Breaking https:// with POODLE. How does it work?


This is an introduction to some basic concepts around how POODLE (Padding Oracle on downgraded legacy encryption) works. There are plenty of other blogs/videos that go into greater detail about how it works but the basics can help to provide a framework to navigate through the detail. 

Basically POODLE discovered that it was possible to decrypt some parts of encrypted SSL sessions via a man-in-the-middle. A victim can be vulnerable when using public wifi or if they have some nasty malware on their computers. 

1. Basics of Cipher Block Chaining 

During the SSL handshake, symmetric keys are exchanged to encrypt sessions. Sessions encrypted via the Cipher block chaining method are susceptible to what is known as a padding oracle attack. CBC is a method of symmetric block cipher cryptography. In CBC, a message is broken into 3 blocks of equal size blocks (eg 8 bit blocks). Each plaintext block is encrypted sequentially until you end up with 3 blocks of ciphertext. Before each block is encrypted, it is XOR’ed with the previous ciphertext block (the first block is XOR’ed with a block of random bytes known as IV) . To decrypt, this operation is reversed e.g.  Encrypted block is XOR’ed with the previous ciphertext block and then decrypted. This operation results in a very random block of ciphertext being produced every time. It is almost impossible to break however….

2. Padding in CBC

Most messages are not perfect block sizes of x bytes. Actually, messages may be of varying length. As block ciphers require the blocks to be of exact x bytes, extra padding (a string of random bytes) is added to fill up any unused bytes. The length of the padding is also stored as the last byte of the encrypted block.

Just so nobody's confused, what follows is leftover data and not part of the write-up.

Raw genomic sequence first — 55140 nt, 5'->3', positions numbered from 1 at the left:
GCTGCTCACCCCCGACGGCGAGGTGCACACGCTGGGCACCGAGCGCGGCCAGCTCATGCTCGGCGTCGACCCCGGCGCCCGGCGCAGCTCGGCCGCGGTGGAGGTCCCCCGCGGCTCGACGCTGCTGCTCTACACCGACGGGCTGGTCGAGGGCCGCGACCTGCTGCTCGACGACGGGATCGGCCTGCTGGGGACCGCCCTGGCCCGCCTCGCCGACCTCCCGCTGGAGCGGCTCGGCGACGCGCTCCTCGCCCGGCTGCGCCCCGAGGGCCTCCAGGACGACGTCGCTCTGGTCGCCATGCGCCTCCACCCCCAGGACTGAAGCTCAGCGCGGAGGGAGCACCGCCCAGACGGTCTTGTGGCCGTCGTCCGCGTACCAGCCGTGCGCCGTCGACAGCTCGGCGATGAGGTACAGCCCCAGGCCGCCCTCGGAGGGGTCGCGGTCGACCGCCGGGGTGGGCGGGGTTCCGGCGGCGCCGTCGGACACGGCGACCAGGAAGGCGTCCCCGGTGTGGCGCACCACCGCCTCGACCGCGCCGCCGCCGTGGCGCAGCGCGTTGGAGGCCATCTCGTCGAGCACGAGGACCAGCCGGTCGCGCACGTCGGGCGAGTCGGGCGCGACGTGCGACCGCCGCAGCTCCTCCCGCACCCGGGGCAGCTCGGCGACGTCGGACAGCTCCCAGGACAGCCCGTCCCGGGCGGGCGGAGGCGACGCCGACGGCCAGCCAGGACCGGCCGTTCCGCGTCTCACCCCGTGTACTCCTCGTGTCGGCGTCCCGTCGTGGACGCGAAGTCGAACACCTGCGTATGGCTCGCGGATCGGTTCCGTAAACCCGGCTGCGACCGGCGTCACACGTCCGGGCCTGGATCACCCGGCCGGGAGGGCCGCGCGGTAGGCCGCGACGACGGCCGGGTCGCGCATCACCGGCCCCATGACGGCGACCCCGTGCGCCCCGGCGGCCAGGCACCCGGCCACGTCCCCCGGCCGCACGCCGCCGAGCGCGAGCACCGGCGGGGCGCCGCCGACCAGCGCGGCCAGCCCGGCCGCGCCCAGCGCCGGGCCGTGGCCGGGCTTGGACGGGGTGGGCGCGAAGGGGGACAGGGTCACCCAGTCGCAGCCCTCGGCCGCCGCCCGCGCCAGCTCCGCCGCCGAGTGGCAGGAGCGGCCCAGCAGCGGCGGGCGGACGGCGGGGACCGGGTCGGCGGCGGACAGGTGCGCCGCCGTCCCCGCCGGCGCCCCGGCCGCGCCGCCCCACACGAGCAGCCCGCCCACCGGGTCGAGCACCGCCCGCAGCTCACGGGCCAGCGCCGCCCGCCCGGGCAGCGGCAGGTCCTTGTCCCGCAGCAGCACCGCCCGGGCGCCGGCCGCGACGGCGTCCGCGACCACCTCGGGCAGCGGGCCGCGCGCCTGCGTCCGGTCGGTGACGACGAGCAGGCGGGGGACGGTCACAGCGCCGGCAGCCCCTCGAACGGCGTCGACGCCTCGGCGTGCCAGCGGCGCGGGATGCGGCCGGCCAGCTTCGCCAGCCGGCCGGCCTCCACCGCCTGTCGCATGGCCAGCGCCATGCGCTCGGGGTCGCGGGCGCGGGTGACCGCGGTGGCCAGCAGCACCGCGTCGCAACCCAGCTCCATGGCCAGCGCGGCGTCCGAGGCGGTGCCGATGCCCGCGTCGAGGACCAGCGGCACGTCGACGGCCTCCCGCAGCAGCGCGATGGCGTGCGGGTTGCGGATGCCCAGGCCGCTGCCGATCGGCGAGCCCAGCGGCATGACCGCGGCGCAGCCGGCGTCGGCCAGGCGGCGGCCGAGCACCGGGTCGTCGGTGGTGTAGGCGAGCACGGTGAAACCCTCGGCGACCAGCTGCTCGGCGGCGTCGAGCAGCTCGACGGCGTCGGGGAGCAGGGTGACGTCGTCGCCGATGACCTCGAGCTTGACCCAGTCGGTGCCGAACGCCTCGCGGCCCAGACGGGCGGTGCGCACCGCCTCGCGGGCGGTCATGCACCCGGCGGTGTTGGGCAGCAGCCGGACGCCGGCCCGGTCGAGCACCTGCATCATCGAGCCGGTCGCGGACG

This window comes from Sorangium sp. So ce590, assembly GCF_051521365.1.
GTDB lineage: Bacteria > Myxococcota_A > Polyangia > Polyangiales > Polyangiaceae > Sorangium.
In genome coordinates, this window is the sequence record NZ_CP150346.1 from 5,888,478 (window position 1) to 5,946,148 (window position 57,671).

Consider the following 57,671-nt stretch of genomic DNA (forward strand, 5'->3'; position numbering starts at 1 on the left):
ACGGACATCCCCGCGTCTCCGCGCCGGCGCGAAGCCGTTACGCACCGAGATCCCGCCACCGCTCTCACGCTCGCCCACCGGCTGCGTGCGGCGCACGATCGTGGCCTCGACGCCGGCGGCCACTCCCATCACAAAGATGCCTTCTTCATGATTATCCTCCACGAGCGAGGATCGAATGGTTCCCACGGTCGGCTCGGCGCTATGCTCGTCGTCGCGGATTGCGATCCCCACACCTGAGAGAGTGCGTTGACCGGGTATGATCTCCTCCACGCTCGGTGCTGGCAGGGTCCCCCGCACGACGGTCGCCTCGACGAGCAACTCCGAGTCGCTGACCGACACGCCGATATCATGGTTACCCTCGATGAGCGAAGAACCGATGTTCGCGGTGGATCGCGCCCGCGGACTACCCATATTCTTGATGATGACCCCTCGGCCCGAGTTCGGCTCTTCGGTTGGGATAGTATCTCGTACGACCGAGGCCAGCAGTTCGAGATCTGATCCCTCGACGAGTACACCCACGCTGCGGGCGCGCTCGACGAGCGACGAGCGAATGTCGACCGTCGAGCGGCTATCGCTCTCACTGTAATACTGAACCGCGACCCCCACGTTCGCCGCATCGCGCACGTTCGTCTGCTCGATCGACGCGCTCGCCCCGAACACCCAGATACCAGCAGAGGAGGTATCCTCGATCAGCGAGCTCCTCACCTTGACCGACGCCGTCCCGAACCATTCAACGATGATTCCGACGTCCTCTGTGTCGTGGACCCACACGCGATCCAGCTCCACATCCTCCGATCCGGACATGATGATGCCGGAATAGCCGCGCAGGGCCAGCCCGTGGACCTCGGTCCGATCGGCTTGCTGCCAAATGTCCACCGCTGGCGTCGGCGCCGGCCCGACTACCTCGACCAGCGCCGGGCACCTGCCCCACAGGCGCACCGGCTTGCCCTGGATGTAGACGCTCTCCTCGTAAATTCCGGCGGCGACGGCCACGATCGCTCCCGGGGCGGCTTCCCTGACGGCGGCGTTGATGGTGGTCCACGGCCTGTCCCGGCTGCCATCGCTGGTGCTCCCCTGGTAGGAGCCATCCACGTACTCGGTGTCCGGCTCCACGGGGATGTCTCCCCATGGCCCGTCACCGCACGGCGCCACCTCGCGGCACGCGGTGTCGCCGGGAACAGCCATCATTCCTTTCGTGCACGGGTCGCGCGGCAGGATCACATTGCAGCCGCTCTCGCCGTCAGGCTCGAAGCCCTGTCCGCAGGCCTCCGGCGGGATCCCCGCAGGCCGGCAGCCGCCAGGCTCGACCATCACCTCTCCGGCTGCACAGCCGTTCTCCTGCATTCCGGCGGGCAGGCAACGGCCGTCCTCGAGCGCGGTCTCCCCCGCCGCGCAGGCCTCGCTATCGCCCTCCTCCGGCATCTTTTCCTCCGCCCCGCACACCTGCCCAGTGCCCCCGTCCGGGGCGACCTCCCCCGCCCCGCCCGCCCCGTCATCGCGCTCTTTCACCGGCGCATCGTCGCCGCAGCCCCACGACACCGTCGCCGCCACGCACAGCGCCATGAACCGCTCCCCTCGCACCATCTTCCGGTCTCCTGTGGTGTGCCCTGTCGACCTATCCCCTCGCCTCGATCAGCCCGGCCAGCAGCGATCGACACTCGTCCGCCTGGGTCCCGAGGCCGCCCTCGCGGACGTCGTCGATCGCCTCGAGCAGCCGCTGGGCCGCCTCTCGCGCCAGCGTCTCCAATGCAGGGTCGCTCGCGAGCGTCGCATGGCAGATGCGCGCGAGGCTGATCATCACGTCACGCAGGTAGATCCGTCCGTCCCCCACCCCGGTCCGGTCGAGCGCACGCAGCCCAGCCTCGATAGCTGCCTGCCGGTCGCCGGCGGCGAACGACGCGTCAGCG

3. How padding checks can weaken security

Once the message is decrypted, servers undergo two checks. The first is to validate the padding length. If the padding length doesn’t match the actual padding, this will result in an error. The second check is a MAC on the encrypted block. This check verifies that the encrypted block hasn’t been altered during the transition.

This poses a problem. As the padding is checked before the MAC checks, a man-in-the-middle can intercept the message and try to guess what the padding length is. In only 255 guesses, he/she will be able to decrypt the last byte. 

4. Chosen ciphertext attack

If you recall, encrypted blocks are XOR’ed with the previous ciphertext block before it is decrypted. Therefore, you can substitute the last byte of the previous ciphertext block as many times as needed until the padding length is valid. Once that happens, you know you successfully guessed the padding length and cracked the last byte. You can also continue to decrypt more bytes using similar methods. 

5. What next? 

To stop padding oracle attacks, the server can provide more validation around the padding and also ensure that error messages don’t specify whether a failed session is caused by bad padding or a bad MAC.  Unfortunately, SSLv3 implementations don’t do this, which is why users should disable SSLv3. Whilst TLS does, on certain TLS implementations (e.g. TLSv1.0- TLSv1.1), a padding oracle may still be possible if there is significant time difference between sessions failing due to bad padding vs bad MAC. This can occur in certain server setups (e.g. when load balancing is used)

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